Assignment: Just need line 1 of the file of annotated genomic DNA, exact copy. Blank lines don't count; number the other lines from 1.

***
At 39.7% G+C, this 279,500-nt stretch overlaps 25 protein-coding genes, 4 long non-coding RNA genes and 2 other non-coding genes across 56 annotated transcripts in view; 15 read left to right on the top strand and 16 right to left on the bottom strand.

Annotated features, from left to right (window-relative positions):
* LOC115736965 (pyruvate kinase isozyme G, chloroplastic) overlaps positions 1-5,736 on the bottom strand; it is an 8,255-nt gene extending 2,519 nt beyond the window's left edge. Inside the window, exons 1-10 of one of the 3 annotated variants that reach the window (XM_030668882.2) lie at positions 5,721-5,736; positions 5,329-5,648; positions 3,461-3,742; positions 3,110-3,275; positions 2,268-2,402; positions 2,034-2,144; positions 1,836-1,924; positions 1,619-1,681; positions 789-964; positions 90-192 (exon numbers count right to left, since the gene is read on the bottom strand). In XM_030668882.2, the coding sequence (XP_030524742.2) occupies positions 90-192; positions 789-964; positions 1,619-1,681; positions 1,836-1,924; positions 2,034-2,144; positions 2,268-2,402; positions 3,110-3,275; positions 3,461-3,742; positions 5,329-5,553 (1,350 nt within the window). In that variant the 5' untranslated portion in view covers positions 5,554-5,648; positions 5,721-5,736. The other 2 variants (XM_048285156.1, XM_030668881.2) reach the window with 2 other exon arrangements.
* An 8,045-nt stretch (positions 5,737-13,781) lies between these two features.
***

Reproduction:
At 39.7% G+C, this 279,500-nt stretch overlaps 25 protein-coding genes, 4 long non-coding RNA genes and 2 other non-coding genes across 56 annotated transcripts in view; 15 read left to right on the top strand and 16 right to left on the bottom strand.